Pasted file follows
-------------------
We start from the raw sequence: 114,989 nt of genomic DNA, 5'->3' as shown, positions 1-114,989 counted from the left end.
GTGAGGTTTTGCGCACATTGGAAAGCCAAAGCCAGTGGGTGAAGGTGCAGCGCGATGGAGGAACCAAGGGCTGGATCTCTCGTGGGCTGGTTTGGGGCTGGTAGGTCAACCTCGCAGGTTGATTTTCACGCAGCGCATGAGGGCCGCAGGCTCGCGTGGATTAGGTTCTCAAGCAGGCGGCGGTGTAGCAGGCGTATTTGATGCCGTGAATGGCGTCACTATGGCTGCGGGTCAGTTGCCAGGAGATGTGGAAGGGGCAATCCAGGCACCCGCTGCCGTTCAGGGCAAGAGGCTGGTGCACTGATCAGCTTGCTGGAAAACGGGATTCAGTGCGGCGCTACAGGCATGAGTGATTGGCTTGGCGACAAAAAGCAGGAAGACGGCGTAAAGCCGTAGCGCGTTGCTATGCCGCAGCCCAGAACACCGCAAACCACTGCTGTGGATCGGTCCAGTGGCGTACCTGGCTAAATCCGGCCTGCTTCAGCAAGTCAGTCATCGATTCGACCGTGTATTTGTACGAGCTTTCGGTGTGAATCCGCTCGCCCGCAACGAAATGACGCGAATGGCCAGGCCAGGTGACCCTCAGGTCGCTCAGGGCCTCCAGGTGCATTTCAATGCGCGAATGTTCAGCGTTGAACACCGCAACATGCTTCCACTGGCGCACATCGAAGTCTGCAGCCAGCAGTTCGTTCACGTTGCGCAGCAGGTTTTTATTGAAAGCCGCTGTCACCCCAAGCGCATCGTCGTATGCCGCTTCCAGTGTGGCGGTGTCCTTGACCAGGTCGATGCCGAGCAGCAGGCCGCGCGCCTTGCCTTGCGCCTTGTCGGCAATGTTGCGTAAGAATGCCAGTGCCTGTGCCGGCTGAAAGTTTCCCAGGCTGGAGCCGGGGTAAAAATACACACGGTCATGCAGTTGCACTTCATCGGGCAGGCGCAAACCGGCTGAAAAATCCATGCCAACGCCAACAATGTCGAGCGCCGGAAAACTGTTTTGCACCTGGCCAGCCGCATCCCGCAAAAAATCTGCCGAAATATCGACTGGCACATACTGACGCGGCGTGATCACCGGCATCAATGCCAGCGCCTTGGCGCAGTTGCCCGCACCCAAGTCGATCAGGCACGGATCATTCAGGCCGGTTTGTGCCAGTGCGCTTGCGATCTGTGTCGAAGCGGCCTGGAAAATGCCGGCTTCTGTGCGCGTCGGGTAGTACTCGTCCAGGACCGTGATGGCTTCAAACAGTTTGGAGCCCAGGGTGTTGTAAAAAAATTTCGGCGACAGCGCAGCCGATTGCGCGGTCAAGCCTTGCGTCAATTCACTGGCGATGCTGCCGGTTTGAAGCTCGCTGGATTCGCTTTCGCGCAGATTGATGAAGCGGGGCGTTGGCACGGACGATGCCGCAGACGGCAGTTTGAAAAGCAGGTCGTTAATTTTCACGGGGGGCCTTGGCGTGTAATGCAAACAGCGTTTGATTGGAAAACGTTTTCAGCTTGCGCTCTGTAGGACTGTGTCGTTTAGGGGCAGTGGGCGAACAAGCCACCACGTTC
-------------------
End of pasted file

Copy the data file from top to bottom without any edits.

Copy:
We start from the raw sequence: 114,989 nt of genomic DNA, 5'->3' as shown, positions 1-114,989 counted from the left end.
GTGAGGTTTTGCGCACATTGGAAAGCCAAAGCCAGTGGGTGAAGGTGCAGCGCGATGGAGGAACCAAGGGCTGGATCTCTCGTGGGCTGGTTTGGGGCTGGTAGGTCAACCTCGCAGGTTGATTTTCACGCAGCGCATGAGGGCCGCAGGCTCGCGTGGATTAGGTTCTCAAGCAGGCGGCGGTGTAGCAGGCGTATTTGATGCCGTGAATGGCGTCACTATGGCTGCGGGTCAGTTGCCAGGAGATGTGGAAGGGGCAATCCAGGCACCCGCTGCCGTTCAGGGCAAGAGGCTGGTGCACTGATCAGCTTGCTGGAAAACGGGATTCAGTGCGGCGCTACAGGCATGAGTGATTGGCTTGGCGACAAAAAGCAGGAAGACGGCGTAAAGCCGTAGCGCGTTGCTATGCCGCAGCCCAGAACACCGCAAACCACTGCTGTGGATCGGTCCAGTGGCGTACCTGGCTAAATCCGGCCTGCTTCAGCAAGTCAGTCATCGATTCGACCGTGTATTTGTACGAGCTTTCGGTGTGAATCCGCTCGCCCGCAACGAAATGACGCGAATGGCCAGGCCAGGTGACCCTCAGGTCGCTCAGGGCCTCCAGGTGCATTTCAATGCGCGAATGTTCAGCGTTGAACACCGCAACATGCTTCCACTGGCGCACATCGAAGTCTGCAGCCAGCAGTTCGTTCACGTTGCGCAGCAGGTTTTTATTGAAAGCCGCTGTCACCCCAAGCGCATCGTCGTATGCCGCTTCCAGTGTGGCGGTGTCCTTGACCAGGTCGATGCCGAGCAGCAGGCCGCGCGCCTTGCCTTGCGCCTTGTCGGCAATGTTGCGTAAGAATGCCAGTGCCTGTGCCGGCTGAAAGTTTCCCAGGCTGGAGCCGGGGTAAAAATACACACGGTCATGCAGTTGCACTTCATCGGGCAGGCGCAAACCGGCTGAAAAATCCATGCCAACGCCAACAATGTCGAGCGCCGGAAAACTGTTTTGCACCTGGCCAGCCGCATCCCGCAAAAAATCTGCCGAAATATCGACTGGCACATACTGACGCGGCGTGATCACCGGCATCAATGCCAGCGCCTTGGCGCAGTTGCCCGCACCCAAGTCGATCAGGCACGGATCATTCAGGCCGGTTTGTGCCAGTGCGCTTGCGATCTGTGTCGAAGCGGCCTGGAAAATGCCGGCTTCTGTGCGCGTCGGGTAGTACTCGTCCAGGACCGTGATGGCTTCAAACAGTTTGGAGCCCAGGGTGTTGTAAAAAAATTTCGGCGACAGCGCAGCCGATTGCGCGGTCAAGCCTTGCGTCAATTCACTGGCGATGCTGCCGGTTTGAAGCTCGCTGGATTCGCTTTCGCGCAGATTGATGAAGCGGGGCGTTGGCACGGACGATGCCGCAGACGGCAGTTTGAAAAGCAGGTCGTTAATTTTCACGGGGGGCCTTGGCGTGTAATGCAAACAGCGTTTGATTGGAAAACGTTTTCAGCTTGCGCTCTGTAGGACTGTGTCGTTTAGGGGCAGTGGGCGAACAAGCCACCACGTTC